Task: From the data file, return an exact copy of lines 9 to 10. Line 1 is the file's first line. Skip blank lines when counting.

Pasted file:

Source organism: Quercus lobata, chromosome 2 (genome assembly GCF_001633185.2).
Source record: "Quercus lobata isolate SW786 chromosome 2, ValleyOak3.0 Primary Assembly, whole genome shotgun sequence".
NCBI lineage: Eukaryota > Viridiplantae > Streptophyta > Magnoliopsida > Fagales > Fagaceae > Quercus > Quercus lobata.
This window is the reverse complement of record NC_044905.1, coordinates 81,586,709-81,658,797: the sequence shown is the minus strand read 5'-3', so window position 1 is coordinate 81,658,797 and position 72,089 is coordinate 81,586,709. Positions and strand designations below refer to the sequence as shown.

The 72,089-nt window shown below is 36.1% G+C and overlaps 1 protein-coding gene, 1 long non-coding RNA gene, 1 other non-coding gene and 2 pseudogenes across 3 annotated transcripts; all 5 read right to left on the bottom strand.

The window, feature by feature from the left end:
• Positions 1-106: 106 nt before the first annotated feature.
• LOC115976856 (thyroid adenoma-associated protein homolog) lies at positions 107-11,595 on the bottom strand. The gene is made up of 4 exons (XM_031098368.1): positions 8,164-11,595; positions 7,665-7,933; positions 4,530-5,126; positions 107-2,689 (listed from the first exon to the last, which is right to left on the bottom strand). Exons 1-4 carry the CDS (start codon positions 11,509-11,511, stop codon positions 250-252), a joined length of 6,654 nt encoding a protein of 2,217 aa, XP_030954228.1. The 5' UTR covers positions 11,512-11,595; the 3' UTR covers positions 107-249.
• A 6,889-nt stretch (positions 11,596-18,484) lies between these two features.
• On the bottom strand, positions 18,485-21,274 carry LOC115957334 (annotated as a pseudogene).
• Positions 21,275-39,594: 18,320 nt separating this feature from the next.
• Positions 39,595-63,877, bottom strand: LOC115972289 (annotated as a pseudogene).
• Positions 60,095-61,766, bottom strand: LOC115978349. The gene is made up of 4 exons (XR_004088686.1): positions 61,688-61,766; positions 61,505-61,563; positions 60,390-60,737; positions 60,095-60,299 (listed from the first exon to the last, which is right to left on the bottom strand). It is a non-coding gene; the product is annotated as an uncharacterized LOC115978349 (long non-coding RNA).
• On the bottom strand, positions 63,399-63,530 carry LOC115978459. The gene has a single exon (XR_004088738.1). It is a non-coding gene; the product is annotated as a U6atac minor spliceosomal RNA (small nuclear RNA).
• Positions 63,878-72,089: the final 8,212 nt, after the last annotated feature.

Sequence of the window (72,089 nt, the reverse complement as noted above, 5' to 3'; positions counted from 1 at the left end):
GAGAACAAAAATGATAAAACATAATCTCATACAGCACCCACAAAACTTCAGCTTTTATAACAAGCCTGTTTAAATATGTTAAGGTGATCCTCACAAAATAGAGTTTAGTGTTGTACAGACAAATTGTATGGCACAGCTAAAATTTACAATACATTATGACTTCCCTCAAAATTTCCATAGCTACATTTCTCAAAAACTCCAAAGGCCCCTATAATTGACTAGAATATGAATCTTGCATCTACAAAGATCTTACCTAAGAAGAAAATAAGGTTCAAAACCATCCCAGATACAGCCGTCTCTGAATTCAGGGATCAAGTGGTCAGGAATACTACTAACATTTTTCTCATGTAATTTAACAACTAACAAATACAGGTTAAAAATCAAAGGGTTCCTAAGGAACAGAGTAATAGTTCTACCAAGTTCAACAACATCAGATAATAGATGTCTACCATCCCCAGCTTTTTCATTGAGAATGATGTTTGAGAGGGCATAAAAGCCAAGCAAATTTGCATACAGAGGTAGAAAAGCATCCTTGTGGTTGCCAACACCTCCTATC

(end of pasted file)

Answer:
• A 6,889-nt stretch (positions 11,596-18,484) lies between these two features.
• On the bottom strand, positions 18,485-21,274 carry LOC115957334 (annotated as a pseudogene).